His most creditable effort was to provide me with a daily hot bath in a galvanised tub in my room, for which he boiled a petrol can of water over a wood fire out in the open. He brought me chhota haziri from the Mess first thing every morning together with a jug of hot water for washing and shaving, laid out clean clothes for the day and took away dirty ones for the dhobi to wash. There was a story that dhobis went over shirts with a rock so as to crack all the buttons! The bearer then went back to the Mess, put on his white coat and waited on me at breakfast. He did the same for tiffin (lunch) and dinner and in between these times he went home to a local village.

About two hundred yards away from my quarters stood the Officers Mess, built in a similar style but a much larger building with a dining room, bar, lounge and kitchens. Its woodwork was painted and it was more comfortably furnished. A further fifty yards to the north were the Ablutions, a long narrow building with shower cubicles and latrines. The latter were simple but practical, consisting of a long, large diameter, horizontal drainpipe passing through a series of cubicles each with a fixed wooden seat.

The Other Ranks quarters covered a larger area to the north-east and were even more basic than ours. Their concrete walls ended about four feet from the ground, the remainder being made from an infilling of woven matting known as “tati” supported by wooden posts. These buildings known as “bashas” had a single long room without partitions, the walls being lined on both sides with charpoys as in a barrack room. Bashas had only one door at the side and were fitted with ceiling fans and speed controls, but while the B.O.R. (British Other Ranks) huts had electric light, the I.O.R. (Indian Other Ranks) had none. Instead, they were issued with paraffin lamps as the I.O.R.s considered electric light to be bad for the eyes. This was the standard practice at this period.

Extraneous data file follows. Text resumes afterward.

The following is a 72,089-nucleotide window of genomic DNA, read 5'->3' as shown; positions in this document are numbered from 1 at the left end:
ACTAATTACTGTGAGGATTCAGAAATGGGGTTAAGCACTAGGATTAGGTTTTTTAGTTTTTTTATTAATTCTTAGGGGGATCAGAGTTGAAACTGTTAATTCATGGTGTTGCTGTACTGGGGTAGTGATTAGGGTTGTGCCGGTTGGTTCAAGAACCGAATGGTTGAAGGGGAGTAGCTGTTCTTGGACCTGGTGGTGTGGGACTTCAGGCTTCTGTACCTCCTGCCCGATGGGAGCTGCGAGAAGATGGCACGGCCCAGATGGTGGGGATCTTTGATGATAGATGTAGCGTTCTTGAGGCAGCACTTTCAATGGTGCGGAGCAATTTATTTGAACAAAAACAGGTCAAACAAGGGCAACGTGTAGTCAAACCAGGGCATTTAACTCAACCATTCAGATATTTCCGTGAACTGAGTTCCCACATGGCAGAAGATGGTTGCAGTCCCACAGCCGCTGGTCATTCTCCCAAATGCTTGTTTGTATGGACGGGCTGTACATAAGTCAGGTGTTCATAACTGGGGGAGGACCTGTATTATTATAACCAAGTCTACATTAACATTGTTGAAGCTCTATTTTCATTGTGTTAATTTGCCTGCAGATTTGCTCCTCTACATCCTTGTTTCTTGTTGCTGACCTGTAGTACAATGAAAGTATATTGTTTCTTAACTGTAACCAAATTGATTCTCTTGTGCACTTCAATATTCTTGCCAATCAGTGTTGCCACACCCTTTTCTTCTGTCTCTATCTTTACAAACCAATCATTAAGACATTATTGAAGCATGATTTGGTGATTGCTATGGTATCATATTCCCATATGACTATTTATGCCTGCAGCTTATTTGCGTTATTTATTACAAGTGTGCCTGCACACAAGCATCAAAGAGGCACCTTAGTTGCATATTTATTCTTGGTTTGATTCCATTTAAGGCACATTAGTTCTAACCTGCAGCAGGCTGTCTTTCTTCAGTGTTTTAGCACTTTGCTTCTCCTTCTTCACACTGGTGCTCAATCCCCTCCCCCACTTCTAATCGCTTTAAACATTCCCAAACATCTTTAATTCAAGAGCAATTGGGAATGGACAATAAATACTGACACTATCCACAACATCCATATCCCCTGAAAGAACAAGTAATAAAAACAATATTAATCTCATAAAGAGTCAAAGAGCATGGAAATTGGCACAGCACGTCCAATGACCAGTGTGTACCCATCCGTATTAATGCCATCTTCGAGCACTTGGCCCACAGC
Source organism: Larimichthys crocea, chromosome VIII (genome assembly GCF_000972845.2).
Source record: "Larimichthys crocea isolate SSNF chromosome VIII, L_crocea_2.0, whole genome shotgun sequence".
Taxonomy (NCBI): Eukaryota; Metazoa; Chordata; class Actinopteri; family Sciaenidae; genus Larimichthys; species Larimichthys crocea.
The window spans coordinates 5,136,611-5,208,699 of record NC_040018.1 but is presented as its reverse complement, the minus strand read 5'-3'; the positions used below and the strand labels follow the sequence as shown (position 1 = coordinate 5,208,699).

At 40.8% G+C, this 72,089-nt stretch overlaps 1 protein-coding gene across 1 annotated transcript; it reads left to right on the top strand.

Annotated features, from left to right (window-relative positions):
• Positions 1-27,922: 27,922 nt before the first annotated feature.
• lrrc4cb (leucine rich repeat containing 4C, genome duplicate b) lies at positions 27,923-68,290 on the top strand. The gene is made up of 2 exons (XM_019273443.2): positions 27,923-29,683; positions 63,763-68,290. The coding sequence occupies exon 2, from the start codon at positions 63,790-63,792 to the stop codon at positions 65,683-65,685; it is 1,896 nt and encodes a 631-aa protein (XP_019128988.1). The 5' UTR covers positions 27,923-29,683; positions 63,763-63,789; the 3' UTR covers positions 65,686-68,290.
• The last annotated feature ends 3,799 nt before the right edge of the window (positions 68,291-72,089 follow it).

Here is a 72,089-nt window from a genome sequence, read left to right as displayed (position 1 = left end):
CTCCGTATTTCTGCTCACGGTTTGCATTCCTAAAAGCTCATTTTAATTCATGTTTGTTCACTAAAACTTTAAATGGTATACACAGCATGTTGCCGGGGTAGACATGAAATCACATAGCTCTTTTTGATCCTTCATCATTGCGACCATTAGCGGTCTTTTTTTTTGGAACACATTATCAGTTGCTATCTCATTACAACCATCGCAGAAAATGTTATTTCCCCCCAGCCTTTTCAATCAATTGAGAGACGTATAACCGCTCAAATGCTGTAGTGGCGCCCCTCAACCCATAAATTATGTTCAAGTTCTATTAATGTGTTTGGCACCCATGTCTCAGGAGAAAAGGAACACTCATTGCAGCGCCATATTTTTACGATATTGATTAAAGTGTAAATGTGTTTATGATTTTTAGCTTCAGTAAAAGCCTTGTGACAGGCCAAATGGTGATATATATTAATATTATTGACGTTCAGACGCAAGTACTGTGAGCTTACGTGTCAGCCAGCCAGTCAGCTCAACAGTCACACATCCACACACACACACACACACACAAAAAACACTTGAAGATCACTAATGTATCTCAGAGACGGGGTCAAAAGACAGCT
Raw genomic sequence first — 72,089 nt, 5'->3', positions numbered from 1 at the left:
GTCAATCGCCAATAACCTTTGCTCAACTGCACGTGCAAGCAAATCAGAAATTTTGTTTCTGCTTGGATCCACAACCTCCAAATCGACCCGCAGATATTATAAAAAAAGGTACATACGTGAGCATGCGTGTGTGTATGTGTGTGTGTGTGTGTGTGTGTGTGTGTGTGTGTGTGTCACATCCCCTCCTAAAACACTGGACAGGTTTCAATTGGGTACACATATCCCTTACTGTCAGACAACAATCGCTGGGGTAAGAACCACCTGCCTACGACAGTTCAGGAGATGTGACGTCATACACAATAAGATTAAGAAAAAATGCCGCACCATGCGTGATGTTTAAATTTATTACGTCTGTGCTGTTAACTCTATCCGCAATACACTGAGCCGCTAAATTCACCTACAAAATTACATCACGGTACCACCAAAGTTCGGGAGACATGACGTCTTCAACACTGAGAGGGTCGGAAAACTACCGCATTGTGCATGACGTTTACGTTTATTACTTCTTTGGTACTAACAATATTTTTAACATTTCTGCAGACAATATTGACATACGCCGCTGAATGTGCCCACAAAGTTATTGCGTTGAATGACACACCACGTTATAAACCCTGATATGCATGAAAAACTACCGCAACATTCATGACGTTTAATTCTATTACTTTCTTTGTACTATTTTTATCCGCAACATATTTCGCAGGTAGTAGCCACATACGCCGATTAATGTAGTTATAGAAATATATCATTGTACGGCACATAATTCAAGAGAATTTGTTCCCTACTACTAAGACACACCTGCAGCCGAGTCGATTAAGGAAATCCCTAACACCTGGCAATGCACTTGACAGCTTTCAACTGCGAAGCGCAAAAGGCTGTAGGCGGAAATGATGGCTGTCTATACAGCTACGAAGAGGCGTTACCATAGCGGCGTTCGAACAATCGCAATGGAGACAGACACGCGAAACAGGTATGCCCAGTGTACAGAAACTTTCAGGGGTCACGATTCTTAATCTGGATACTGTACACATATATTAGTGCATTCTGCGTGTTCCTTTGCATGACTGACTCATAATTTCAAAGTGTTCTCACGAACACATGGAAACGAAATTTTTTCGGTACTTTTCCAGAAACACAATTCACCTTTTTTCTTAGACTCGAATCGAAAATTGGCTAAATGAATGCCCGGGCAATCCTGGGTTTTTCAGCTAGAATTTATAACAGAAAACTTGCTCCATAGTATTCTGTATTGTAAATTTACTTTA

In the operational area near Flying Control I had a small office and a few other rooms containing teleprinters for which I was responsible. These were operated by my signalmen on various Indian networks including a meteorological one. I had to send a daily return on these and arrange for their repair and maintenance. One particular circuit was very troublesome, the line over which it worked being very long and passing over hilly areas subject to electrical storms. It frequently chattered away printing long meaningless text even when no messages were being sent. I was also responsible for the station telephone exchange which at this time was being changed over to a manual 100 line system. The wiring was being carried out by my signalmen but the exchange was operated by civilian staff of the P&T (Posts and Telegraphs), the equivalent of our G.P.O.

As the living quarters were so far from the operational site we were transported by station wagon or truck depending on our rank, a weary bumpy journey, four times a day in overcrowded sweaty conditions, involving sharp time-keeping or hanging about in order not to miss the transport. I found it very irksome. To begin with I only had one truck since the other Section vehicle had been written off in Capt.Ashwin's train accident, and I couldn't use this for my own transport as it was in constant use. Very soon I lost even this truck when it was badly damaged by a falling palm tree. Dead palms tend to rot internally at ground level, and assisted by termite attack the centres become hollow although the thick trunk appears sound. They are very heavy and our driver chose to park his truck against one; he probably reversed into it, but luckily escaped injury when the tree fell along the length of the truck and crushed the driver's cab. After this, I had to beg the loan of a truck from the R.A.F. for the use of my line parties.